This model is only applicable in the range of (1+x+y)<1 and (1+x)<1. For lower surface coverage, Baudu model reduces to the Freundlich equation^{92}. It is given in Eq. 38:
Webervan vliet isotherm model: Weber and van Vliet isotherm model is to describe equilibrium adsorption data with four parameters^{93,94}. The model is given in Eq. 39:
The isotherm parameters P_{1}, P_{2}, P_{3} and P_{4} can be defined by multiple nonlinear curve fitting techniques which is predicated on the minimization of sum of square of residual.
Marczewskijaroniec isotherm model: The MarczewskiJaroniec isotherm model is the resemblance of Langmuir isotherm model. It is developed on the basis of the supposition of local Langmuir isotherm and adsorption energies distribution in the active sites on adsorbent^{89,94}. The MarczewskiJaroniec isotherm model is given in Eq. 40:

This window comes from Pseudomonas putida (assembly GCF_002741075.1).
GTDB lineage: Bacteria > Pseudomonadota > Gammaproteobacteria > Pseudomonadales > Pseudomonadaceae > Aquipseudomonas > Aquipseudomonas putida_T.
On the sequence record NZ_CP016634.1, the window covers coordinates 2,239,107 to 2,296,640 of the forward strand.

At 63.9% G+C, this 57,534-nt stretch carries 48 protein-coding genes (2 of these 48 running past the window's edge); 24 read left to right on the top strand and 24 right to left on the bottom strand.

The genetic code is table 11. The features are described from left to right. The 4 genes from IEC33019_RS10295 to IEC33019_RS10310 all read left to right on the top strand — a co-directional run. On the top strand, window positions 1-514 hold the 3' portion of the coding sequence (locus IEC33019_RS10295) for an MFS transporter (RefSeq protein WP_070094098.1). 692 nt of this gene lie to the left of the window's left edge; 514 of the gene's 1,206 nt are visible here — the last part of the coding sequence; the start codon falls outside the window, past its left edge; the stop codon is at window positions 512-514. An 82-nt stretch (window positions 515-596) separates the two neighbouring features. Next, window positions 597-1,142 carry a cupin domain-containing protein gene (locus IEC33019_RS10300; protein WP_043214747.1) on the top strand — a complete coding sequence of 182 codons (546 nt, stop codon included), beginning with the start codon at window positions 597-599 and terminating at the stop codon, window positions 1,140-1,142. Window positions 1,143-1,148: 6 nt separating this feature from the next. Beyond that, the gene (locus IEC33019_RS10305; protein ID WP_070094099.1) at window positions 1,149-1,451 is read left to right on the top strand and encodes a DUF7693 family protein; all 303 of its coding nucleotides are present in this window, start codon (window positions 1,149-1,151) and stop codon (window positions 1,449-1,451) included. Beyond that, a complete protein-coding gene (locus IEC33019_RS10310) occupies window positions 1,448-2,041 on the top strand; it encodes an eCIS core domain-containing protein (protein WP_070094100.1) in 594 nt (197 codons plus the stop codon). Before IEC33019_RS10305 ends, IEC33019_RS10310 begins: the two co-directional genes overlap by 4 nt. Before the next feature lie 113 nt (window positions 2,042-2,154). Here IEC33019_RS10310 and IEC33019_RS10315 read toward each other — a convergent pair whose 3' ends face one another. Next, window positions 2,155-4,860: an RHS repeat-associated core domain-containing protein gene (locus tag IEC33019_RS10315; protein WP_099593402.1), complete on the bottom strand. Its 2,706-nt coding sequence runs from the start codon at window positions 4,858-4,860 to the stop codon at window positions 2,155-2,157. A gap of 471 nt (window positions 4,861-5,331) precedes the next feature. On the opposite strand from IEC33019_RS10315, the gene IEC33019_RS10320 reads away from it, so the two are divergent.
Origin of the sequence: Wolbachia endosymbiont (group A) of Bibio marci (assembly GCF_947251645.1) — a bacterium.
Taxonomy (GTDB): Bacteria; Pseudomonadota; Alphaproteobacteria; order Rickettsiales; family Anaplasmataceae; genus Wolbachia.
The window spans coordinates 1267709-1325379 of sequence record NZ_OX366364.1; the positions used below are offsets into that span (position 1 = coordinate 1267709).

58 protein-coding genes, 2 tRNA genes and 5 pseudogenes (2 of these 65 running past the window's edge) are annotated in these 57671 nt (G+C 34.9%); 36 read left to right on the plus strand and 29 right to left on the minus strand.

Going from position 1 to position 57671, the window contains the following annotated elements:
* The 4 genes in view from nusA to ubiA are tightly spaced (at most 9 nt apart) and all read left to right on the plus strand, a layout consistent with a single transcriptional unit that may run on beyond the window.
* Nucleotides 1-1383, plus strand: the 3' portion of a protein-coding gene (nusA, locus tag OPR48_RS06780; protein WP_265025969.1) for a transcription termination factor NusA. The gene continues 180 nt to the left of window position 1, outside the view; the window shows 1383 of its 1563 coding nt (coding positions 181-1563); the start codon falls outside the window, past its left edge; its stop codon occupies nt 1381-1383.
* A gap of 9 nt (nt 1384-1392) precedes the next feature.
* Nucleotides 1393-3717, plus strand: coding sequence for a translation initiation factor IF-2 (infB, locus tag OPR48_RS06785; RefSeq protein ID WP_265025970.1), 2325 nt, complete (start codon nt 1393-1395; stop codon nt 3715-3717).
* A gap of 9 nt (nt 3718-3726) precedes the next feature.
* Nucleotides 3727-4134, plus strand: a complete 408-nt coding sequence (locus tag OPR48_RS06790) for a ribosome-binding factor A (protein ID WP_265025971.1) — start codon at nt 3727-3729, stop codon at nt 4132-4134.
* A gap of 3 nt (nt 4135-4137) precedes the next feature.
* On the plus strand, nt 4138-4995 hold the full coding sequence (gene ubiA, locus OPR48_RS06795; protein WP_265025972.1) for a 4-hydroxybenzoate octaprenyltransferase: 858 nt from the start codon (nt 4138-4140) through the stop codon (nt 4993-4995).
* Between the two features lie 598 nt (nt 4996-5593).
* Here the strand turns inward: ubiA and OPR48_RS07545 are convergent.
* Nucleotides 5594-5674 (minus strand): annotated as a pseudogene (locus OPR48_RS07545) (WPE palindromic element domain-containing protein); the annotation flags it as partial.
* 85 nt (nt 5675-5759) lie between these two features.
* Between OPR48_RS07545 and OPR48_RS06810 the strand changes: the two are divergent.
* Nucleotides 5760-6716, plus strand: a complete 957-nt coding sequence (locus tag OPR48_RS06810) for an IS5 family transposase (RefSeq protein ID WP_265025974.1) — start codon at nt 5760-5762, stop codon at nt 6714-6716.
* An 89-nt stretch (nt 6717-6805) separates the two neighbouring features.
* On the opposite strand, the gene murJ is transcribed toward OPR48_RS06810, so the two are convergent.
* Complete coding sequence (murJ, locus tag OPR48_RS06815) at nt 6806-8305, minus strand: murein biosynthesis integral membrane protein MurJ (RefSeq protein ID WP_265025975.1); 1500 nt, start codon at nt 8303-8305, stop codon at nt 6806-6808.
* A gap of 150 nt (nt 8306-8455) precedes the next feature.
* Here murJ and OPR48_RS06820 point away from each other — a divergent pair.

where, K_{MJ} describes the spreading of distribution in the path of higher adsorption energy. n_{MJ} describes the spreading in the path of lesser adsorption energies. The isotherm reduces to Langmuir isotherm when n_{MJ} and K_{MJ} are equal to unity. The isotherm reduces to LangmuirFreundlich model when n_{MJ} equal to KMJ.
Five parameter model: Accounting the high parameter models certainly provides clear information on mechanism of adsorption under equilibrium condition. In this section, only one, five parameter model i.e., FritzSchlunderV isotherm model is applied.
FritzschlunderV isotherm model: FritzSchlunder adsorption isotherm model is developed with the aim of simulating the model variations more precisely for application over a wide range of equilibrium data^{77}. FritzSchlunder adsorption isotherm model is given in Eq. 41: